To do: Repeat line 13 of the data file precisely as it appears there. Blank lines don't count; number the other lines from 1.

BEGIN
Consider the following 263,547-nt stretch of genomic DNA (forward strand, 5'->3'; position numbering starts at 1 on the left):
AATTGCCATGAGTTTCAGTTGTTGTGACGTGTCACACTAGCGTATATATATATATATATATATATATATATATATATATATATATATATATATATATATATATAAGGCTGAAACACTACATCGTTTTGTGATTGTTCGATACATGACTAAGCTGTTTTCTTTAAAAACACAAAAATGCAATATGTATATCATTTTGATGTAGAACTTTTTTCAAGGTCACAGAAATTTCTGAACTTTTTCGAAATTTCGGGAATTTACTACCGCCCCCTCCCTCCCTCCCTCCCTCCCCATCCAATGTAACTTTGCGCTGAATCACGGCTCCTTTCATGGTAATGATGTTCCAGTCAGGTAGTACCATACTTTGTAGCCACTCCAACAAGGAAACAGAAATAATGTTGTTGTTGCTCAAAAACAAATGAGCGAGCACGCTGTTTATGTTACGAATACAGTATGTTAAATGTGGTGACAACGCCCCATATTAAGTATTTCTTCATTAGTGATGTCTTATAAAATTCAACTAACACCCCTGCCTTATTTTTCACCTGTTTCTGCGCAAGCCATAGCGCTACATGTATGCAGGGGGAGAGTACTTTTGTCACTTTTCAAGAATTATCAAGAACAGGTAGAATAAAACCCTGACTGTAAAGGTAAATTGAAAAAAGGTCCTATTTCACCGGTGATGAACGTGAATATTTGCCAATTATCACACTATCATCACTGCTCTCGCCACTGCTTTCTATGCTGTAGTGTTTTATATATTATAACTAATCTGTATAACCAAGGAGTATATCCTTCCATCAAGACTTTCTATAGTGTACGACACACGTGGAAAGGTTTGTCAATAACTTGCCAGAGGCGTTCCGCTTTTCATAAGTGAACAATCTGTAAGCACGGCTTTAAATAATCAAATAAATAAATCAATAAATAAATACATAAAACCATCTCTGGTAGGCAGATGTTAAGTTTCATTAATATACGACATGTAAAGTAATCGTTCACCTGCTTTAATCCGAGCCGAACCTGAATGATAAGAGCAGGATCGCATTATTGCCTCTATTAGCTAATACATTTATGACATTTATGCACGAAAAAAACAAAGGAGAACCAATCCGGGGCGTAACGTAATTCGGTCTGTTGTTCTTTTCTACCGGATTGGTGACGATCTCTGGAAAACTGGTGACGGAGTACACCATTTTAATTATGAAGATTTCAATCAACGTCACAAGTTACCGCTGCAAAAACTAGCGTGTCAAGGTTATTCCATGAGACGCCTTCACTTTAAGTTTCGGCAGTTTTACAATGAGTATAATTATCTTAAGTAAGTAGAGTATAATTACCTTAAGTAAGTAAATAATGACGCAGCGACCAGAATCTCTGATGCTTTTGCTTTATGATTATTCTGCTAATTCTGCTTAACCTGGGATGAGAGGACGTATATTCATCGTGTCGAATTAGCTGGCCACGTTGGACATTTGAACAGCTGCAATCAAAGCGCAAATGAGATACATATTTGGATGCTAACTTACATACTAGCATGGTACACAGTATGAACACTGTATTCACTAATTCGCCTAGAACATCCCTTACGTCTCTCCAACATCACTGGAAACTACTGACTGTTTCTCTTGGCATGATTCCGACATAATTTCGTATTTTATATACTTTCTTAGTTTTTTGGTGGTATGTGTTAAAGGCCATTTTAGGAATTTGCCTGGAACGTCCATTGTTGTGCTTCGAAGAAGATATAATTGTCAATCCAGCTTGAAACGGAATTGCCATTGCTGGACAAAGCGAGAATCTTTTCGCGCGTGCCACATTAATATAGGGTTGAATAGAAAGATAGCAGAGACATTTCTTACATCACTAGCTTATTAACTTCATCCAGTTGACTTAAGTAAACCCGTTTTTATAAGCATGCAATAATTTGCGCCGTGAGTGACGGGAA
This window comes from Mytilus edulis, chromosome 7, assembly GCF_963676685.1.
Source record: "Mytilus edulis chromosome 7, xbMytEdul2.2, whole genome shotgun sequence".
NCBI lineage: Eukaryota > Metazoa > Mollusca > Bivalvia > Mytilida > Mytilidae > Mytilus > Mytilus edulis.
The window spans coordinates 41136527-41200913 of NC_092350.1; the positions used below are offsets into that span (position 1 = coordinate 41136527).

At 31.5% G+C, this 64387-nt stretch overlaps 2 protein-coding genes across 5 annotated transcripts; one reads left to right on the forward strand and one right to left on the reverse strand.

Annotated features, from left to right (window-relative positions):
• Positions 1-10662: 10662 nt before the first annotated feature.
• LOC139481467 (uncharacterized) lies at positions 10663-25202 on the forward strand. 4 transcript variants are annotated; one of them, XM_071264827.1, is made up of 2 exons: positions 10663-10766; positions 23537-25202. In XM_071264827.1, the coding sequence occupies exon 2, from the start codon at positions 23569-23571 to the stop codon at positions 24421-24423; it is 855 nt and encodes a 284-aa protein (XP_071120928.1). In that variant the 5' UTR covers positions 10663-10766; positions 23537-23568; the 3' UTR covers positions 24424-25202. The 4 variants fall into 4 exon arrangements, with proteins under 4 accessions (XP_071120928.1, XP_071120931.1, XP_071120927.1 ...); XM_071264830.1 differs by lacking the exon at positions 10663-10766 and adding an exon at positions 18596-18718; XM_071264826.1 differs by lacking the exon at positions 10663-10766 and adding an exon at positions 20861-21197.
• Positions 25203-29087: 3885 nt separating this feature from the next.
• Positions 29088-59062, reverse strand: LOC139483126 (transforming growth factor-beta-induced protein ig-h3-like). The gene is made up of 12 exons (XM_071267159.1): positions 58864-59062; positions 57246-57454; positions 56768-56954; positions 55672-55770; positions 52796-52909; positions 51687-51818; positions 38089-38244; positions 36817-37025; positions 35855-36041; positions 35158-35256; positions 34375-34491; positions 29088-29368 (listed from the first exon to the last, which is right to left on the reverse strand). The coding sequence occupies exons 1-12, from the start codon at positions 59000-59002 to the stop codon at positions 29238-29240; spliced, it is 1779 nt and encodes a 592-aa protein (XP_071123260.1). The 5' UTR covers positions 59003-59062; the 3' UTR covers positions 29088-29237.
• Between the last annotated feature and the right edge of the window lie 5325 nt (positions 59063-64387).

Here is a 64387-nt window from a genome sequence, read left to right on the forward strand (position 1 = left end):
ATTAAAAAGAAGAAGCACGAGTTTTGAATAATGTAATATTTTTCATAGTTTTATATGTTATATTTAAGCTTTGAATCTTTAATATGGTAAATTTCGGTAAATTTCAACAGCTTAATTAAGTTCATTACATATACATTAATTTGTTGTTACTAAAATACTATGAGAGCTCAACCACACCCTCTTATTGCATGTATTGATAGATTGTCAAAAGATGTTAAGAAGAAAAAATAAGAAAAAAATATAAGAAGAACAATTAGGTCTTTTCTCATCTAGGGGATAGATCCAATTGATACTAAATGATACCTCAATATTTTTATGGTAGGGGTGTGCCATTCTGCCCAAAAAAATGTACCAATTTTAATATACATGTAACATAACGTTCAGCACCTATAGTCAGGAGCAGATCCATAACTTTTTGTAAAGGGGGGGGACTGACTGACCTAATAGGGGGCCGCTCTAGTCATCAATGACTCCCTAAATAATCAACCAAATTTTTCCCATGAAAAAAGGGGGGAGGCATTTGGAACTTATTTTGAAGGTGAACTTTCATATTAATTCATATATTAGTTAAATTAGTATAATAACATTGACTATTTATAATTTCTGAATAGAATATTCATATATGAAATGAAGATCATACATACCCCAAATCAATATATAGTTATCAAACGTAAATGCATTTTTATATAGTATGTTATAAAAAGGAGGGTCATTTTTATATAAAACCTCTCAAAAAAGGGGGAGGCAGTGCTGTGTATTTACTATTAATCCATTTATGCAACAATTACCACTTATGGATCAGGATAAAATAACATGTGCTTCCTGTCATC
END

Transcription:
• Between the last annotated feature and the right edge of the window lie 5325 nt (positions 59063-64387).